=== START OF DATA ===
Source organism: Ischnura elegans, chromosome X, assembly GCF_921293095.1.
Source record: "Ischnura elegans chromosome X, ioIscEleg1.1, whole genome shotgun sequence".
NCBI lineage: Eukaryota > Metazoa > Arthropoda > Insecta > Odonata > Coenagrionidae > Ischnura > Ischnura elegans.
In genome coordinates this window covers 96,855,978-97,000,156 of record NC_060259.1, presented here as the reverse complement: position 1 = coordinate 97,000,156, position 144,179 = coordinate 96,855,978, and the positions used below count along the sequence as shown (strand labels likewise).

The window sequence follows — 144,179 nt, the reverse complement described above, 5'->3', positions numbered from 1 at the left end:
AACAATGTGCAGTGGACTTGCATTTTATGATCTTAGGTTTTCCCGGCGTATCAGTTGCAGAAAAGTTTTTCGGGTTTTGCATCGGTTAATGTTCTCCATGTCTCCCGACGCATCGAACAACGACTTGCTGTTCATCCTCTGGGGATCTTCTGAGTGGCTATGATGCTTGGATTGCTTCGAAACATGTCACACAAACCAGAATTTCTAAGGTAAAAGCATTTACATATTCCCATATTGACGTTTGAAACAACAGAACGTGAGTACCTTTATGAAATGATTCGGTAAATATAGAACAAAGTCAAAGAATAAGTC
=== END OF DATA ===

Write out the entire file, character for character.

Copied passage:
Source organism: Ischnura elegans, chromosome X, assembly GCF_921293095.1.
Source record: "Ischnura elegans chromosome X, ioIscEleg1.1, whole genome shotgun sequence".
NCBI lineage: Eukaryota > Metazoa > Arthropoda > Insecta > Odonata > Coenagrionidae > Ischnura > Ischnura elegans.
In genome coordinates this window covers 96,855,978-97,000,156 of record NC_060259.1, presented here as the reverse complement: position 1 = coordinate 97,000,156, position 144,179 = coordinate 96,855,978, and the positions used below count along the sequence as shown (strand labels likewise).

The window sequence follows — 144,179 nt, the reverse complement described above, 5'->3', positions numbered from 1 at the left end:
AACAATGTGCAGTGGACTTGCATTTTATGATCTTAGGTTTTCCCGGCGTATCAGTTGCAGAAAAGTTTTTCGGGTTTTGCATCGGTTAATGTTCTCCATGTCTCCCGACGCATCGAACAACGACTTGCTGTTCATCCTCTGGGGATCTTCTGAGTGGCTATGATGCTTGGATTGCTTCGAAACATGTCACACAAACCAGAATTTCTAAGGTAAAAGCATTTACATATTCCCATATTGACGTTTGAAACAACAGAACGTGAGTACCTTTATGAAATGATTCGGTAAATATAGAACAAAGTCAAAGAATAAGTC